Migration guide

Migrating from version 2 of Bugsnag On-premise

Whats new in version 3

For version 3 of Bugsnag On-premise we have moved to using Replicated to manage installations and upgrades. With Replicated we can offer the following features and improvements:

  • A management dashboard for performing installations and upgrades at the click of a button.
  • Configuration updated via the management dashboard rather than the env.sh file.
  • One click generation of support bundles to help us give you first class support.
  • A better installation and upgrade experience for customers with airgapped/offline installations.
  • The ability to scale across multiple hosts to increase the performance and reliability of larger installations. Please get in contact with us if you are interested in this feature.

Upgrading will also get you access to the latest Bugsnag features, such as the Releases dashboard. Features available are subject to your plan.

Before migrating

To ensure you have the best experience migrating, we ask that you give us the following information prior to attempting an upgrade:

  • Operating system with exact version. Finding the exact version will depend on your OS, e.g:
    • Red Hat: cat /etc/redhat-release
    • CentOS: cat /etc/centos-release
    • Fedora: cat /etc/fedora-release
    • Debian: cat /etc/debian_version
    • Ubuntu/Mint: lsb_release -a
  • The output of running uname -a on your server.
  • The output of running docker version on your server.
  • The output of running docker info on your server.

Running the migration

Before running the migration, we recommend backing up your data and configuration. Please follow the Backup guide below if you don’t have an established process for backing up your installation.

Migrating on a machine with an internet connection

Upgrade the bugsnag script:

$ sudo bugsnag upgrade_script

Run the migrate command. Running this command will shut down your Bugsnag On-premise instance. The dashboard will no longer be available and errors reported will no longer be processed, until the migration is complete. This process could take up to 30 minutes.

$ sudo bugsnag migrate

This command will migrate your existing data and settings to v3 of Bugsnag On-premise and will begin the process of installing the Replicated management console. You can then follow the instructions from the Online Installation guide.

Migrating on a machine without an internet connection

On an internet connected machine download the new bugsnag control script

$ curl -L -O https://www.bugsnag.com/enterprise-v2/bugsnag

Copy the bugsnag migration script to the offline machine.

Run the migrate command. Running this command will shut down your Bugsnag On-premise instance. The dashboard will no longer be available and errors reported will no longer be processed, until the migration is complete. This process could take up to 30 minutes.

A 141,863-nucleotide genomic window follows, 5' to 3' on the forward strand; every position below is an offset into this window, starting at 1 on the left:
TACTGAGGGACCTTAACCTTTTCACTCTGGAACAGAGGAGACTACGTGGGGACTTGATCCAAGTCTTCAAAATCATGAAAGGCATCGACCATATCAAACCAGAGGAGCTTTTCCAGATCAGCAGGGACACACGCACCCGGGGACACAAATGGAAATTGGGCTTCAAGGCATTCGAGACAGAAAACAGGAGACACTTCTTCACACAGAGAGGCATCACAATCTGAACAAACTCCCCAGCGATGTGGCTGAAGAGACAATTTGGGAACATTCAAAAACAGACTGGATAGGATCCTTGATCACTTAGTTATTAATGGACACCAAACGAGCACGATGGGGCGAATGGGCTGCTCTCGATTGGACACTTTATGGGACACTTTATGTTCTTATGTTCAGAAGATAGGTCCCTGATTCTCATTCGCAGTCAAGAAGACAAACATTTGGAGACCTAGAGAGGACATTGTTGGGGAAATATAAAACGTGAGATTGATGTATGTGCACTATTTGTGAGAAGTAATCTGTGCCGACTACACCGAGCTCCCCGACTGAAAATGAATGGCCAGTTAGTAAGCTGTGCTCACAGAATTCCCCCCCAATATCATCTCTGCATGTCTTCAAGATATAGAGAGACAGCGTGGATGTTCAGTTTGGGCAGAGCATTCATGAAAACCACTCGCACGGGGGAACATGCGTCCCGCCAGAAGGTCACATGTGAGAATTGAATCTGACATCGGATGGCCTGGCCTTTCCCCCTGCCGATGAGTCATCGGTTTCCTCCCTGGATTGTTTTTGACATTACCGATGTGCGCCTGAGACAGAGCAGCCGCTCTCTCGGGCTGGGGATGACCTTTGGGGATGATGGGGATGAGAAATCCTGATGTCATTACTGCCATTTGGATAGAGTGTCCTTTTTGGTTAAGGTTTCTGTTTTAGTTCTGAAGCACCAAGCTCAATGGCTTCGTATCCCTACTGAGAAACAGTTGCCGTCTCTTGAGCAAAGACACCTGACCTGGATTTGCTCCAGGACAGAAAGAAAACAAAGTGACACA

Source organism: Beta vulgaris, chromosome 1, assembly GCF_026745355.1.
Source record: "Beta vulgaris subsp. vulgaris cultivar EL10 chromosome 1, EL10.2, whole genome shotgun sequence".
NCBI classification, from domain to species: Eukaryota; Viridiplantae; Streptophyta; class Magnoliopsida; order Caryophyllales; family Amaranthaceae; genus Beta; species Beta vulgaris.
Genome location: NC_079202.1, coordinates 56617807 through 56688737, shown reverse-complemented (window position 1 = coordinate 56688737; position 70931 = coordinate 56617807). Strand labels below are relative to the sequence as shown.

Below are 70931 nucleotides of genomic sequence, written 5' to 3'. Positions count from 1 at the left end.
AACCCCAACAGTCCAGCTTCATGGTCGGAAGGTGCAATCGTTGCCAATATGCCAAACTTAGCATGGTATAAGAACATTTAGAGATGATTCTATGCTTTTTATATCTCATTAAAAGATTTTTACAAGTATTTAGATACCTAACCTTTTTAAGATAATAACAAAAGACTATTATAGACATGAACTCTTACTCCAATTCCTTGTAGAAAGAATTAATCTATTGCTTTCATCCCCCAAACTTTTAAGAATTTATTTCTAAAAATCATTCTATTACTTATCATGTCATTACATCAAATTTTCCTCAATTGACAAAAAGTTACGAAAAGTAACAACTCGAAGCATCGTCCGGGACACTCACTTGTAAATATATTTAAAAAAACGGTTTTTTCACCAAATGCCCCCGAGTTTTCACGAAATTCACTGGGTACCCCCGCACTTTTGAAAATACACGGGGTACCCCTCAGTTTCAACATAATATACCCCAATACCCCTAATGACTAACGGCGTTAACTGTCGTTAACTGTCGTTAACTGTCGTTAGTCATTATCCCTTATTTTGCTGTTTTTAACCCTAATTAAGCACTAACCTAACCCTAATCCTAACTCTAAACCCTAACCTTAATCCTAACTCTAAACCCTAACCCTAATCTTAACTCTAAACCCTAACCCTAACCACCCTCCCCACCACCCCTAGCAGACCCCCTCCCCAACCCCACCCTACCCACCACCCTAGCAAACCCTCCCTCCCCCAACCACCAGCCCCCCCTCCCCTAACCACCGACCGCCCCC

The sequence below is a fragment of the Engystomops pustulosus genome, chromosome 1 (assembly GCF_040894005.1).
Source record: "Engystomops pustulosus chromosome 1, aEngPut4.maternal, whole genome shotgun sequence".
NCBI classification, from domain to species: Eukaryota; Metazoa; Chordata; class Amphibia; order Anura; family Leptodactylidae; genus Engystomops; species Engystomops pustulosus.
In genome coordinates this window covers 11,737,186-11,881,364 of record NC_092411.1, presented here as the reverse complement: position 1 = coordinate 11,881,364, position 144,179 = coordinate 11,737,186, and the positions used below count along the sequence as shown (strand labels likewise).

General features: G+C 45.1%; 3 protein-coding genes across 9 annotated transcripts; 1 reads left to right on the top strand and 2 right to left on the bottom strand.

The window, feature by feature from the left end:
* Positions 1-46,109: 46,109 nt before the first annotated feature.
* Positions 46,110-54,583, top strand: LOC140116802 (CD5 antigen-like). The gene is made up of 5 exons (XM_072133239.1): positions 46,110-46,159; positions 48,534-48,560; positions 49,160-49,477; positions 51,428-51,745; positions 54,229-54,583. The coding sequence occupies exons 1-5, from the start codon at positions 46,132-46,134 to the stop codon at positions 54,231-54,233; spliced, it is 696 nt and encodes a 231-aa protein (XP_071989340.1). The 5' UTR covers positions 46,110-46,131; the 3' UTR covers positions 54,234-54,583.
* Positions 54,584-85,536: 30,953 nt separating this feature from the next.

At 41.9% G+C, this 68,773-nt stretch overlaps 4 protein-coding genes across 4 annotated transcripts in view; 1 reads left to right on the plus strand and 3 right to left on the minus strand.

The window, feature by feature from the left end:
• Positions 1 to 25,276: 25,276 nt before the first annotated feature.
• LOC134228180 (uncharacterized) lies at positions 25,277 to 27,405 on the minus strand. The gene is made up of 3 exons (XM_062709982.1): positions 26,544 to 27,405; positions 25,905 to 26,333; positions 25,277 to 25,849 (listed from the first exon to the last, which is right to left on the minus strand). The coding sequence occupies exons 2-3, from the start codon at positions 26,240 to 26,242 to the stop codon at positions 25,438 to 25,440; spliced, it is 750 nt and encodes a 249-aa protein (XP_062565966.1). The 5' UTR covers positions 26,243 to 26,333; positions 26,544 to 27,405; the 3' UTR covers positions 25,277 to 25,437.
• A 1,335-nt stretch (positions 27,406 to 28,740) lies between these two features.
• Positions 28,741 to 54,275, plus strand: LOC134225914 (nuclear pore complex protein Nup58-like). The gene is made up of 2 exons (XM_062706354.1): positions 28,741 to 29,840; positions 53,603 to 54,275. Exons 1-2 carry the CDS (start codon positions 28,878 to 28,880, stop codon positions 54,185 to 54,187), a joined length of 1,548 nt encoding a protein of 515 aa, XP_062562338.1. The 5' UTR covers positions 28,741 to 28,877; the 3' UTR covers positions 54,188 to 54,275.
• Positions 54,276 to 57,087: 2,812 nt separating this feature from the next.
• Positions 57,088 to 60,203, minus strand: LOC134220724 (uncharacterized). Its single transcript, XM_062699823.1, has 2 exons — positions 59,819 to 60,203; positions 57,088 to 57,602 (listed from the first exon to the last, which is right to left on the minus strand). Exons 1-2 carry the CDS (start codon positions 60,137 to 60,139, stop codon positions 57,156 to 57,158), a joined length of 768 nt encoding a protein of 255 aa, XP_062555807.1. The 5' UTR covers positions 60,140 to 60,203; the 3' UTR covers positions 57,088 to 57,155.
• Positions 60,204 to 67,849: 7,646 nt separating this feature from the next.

sudo ./bugsnag migrate --offline

This command will migrate your existing data and settings to v3 of Bugsnag On-premise and will begin the process of installing the Replicated management console. You can then follow the instructions from the Airgapped Installation guide.

Backup

Data Directory

The data volume contains all the database files that Bugsnag On-premise uses. Backing up this directory requires a consistent backup of the entire directory, so you need to either stop the running Bugsnag On-premise instance, or use a point in time file system snapshot.

If you are using Amazon EC2 (or another cloud provider) and your data directory is stored on EBS, you can use the EBS snapshot function to take a point in time snapshot of the data directory. If you are not using EC2, but you are using an LVM or some other file system that supports snapshots (ZFS) then it is possible that you can still take a point in time snapshot. This is the recommended way of backing up your data directory as there is no downtime for your installation.

Data directory

Stop the running Bugsnag instance you can use the unix command cp to copy the data directory into a resilient backup area. For example,

sudo bugsnag stop
cp -r /data /backups/

It is important to stop the running instance so that the files in the data directory are consistent when making this backup.

Configuration directory

You should also make a copy of your configuration directory, as it has randomly generated encryption keys which are used to secure data in your installation. If you do not back this information up, then your installation will be rendered useless if these keys are lost.

To backup the directory, simply use the cp command to copy the directory to a safe place away from the machine Bugsnag is being run on.

cp -r /etc/bugsnag /backups/